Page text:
As New Zealand signs up to another alliance to shore up our economic security in the face of fast retreats in economic globalisation, it’s worth taking stock of why New Zealand’s economy is so strong.
As Treasury commentary about this 2022 budget has noted, we have just gone through an economic shock many times worse than the GFC and come out pretty good.
It’s pretty easy to go through what we are bad at and what holds us back. Instead we are going to look at what makes us so strong.
A survey report from MBIE in February this year gives some analysis.
It starts off with the ‘deep roots’ of our advantages:
New Zealand’s comparative strengths often reflect ‘deep roots’ factors. Compared with other countries, New Zealand has strengths and specialisations in research in agriculture and biological sciences, and in products related to agriculture, partly reflecting a climate conducive to agriculture.
Similarly, New Zealand has strengths in tourism, partly reflecting the country’s natural beauty.”
(Just a length warning the report is 70 pages of analysis).
The four sectors of strength for New Zealand Trade and Enterprise are: Advanced Transportation, Food and Beverage, Partnering with Maori, Renewable Energy, Tech and Innovation, Tourism, and Wood Processing.
So it’s pretty consistent on the advantages that build what we produce and export well.
But that’s not the whole story to our survival through crises that have hit us about once every two years for the last two decades. Part of the further answer is in our social cohesion and wellbeing.
Self-reported wellbeing among New Zealanders is comparatively high, as are some other measures of wellbeing. This finding is striking in comparison with standard metrics like GDP per capita for which New Zealand fares less well than many other developed countries. Given that New Zealanders’ wellbeing is the ultimate policy goal, it is important not to lose sight of the factors that likely contribute to this performance.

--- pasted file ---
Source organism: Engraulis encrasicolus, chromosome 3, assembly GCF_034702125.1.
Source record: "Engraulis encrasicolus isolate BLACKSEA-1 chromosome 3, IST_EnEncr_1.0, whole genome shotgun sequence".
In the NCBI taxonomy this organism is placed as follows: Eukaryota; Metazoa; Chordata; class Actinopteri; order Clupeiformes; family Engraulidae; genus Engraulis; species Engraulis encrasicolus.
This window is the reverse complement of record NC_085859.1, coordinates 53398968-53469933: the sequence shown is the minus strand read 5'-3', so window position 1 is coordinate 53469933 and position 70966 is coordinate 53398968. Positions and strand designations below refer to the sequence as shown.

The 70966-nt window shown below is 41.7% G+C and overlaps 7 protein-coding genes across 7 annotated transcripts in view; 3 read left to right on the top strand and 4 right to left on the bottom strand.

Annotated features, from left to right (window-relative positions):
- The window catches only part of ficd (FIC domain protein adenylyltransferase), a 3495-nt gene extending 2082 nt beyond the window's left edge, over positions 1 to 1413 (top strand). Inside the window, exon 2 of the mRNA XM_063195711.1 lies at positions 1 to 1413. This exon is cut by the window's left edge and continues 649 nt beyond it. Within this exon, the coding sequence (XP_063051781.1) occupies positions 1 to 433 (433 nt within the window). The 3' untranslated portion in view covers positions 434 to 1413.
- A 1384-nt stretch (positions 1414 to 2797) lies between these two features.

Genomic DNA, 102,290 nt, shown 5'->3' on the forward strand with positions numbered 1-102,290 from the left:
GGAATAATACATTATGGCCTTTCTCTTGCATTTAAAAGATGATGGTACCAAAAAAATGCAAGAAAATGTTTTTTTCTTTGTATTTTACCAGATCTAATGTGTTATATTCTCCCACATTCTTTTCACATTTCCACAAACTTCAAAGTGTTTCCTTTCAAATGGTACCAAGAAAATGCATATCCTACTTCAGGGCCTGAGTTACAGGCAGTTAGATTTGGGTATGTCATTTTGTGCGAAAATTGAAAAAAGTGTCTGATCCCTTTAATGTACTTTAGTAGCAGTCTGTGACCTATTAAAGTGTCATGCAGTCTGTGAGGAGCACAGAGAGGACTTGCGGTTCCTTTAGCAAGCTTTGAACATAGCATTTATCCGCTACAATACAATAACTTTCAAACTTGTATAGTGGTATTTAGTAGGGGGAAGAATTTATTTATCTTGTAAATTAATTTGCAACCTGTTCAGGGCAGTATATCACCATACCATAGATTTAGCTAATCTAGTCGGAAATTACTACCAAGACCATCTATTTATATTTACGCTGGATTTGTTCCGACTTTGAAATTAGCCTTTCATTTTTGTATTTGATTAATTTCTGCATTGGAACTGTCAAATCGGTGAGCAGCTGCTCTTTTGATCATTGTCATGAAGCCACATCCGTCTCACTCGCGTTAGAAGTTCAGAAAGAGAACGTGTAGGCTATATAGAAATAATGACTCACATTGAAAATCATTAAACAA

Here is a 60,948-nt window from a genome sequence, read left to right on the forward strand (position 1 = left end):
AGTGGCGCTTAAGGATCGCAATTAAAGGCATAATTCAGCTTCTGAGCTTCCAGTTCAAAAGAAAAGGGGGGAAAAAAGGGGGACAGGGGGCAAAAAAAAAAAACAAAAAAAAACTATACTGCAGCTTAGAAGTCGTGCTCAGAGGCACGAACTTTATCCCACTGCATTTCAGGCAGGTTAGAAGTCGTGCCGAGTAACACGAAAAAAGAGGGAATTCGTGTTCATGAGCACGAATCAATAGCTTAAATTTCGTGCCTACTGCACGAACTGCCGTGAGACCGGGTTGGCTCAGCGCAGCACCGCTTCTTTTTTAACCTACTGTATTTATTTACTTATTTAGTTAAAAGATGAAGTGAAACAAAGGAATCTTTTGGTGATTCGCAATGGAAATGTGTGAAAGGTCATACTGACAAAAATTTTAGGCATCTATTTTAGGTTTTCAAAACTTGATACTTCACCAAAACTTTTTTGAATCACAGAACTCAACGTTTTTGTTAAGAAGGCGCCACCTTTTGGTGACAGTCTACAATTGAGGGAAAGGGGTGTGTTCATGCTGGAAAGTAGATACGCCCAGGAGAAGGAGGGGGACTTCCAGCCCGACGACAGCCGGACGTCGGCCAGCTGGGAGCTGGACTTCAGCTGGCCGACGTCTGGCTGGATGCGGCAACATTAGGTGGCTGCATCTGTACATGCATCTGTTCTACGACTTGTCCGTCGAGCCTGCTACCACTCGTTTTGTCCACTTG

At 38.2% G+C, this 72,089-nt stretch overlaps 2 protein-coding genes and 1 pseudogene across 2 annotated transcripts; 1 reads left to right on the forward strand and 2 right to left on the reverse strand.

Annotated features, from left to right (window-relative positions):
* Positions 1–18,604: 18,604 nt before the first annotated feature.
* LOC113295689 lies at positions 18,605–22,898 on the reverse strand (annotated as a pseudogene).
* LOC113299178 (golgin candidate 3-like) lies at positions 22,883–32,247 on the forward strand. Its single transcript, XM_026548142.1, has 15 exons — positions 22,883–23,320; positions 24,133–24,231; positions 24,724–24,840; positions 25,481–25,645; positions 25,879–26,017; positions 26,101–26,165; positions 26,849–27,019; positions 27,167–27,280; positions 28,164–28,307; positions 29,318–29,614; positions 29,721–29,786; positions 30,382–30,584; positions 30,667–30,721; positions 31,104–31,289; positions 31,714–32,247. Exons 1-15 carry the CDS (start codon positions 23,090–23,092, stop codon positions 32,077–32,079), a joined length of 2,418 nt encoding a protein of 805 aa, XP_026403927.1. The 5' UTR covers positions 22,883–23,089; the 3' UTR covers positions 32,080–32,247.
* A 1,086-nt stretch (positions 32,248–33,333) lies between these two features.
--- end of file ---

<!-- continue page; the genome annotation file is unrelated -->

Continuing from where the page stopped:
It hasn’t struck me until this year that we are a nation made of families that are broad and interrelated – so many family groups have broad Messenger apps that keep us constantly connected. This is an economic power as well as a social power, and it runs deep and long. We house each other, hire each other, invest in each other, and do so with multigenerational intent.
As democracies fade and corrode in many parts of the world, compared with other countries New Zealand has performed consistently well in areas such as fundamental institutions, social capital and trust, and other deep foundational platforms.
Similarly, it will only take a couple of years of Matariki and Maori Language Week revivals to recognise a deep strength emerging from Te Tiriti o Waitangi, Maori culture, tikanga and matauranga, Maori corporate development and entrepreneurship, and the specific values and culture derived from Maori and Pacifika, which are both a social strength and in many respects an economic strength. They are, again, deep and long advantages that aren’t going to shift.
Governments will come and go but it is unlikely that any flavour of them will have much impact on the deep roots of our social and economic advantage. There is a persistence in our strengths.
So while Treasury is warning at Budget 2022 that we are in for further years of extreme volatility in the next few years, it is worth putting trust in this country that we will survive and indeed thrive.